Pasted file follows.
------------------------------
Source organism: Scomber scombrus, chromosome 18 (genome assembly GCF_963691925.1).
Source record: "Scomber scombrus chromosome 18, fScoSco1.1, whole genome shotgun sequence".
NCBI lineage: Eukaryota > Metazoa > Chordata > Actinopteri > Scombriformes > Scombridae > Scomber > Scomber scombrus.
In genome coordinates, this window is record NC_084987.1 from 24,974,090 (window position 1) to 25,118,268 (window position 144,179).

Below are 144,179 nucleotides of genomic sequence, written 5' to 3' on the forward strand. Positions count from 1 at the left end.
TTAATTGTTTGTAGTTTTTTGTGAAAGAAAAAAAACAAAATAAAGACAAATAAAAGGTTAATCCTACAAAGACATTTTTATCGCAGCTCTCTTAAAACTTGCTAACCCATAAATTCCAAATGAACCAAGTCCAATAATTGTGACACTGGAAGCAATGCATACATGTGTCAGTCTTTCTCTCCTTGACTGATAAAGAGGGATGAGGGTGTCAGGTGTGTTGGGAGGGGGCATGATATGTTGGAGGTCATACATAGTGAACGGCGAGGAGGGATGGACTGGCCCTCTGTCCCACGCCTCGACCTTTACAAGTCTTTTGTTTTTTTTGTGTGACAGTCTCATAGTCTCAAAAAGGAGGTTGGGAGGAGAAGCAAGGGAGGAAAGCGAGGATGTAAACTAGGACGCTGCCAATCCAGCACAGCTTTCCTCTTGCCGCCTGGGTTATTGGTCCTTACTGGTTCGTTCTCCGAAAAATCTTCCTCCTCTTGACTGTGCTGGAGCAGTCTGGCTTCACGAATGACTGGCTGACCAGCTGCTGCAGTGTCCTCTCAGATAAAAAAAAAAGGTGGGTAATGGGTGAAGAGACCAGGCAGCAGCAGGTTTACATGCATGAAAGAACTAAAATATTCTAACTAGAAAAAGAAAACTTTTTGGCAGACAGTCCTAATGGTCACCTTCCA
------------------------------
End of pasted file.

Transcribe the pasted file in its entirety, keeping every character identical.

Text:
Source organism: Scomber scombrus, chromosome 18 (genome assembly GCF_963691925.1).
Source record: "Scomber scombrus chromosome 18, fScoSco1.1, whole genome shotgun sequence".
NCBI lineage: Eukaryota > Metazoa > Chordata > Actinopteri > Scombriformes > Scombridae > Scomber > Scomber scombrus.
In genome coordinates, this window is record NC_084987.1 from 24,974,090 (window position 1) to 25,118,268 (window position 144,179).

Below are 144,179 nucleotides of genomic sequence, written 5' to 3' on the forward strand. Positions count from 1 at the left end.
TTAATTGTTTGTAGTTTTTTGTGAAAGAAAAAAAACAAAATAAAGACAAATAAAAGGTTAATCCTACAAAGACATTTTTATCGCAGCTCTCTTAAAACTTGCTAACCCATAAATTCCAAATGAACCAAGTCCAATAATTGTGACACTGGAAGCAATGCATACATGTGTCAGTCTTTCTCTCCTTGACTGATAAAGAGGGATGAGGGTGTCAGGTGTGTTGGGAGGGGGCATGATATGTTGGAGGTCATACATAGTGAACGGCGAGGAGGGATGGACTGGCCCTCTGTCCCACGCCTCGACCTTTACAAGTCTTTTGTTTTTTTTGTGTGACAGTCTCATAGTCTCAAAAAGGAGGTTGGGAGGAGAAGCAAGGGAGGAAAGCGAGGATGTAAACTAGGACGCTGCCAATCCAGCACAGCTTTCCTCTTGCCGCCTGGGTTATTGGTCCTTACTGGTTCGTTCTCCGAAAAATCTTCCTCCTCTTGACTGTGCTGGAGCAGTCTGGCTTCACGAATGACTGGCTGACCAGCTGCTGCAGTGTCCTCTCAGATAAAAAAAAAAGGTGGGTAATGGGTGAAGAGACCAGGCAGCAGCAGGTTTACATGCATGAAAGAACTAAAATATTCTAACTAGAAAAAGAAAACTTTTTGGCAGACAGTCCTAATGGTCACCTTCCA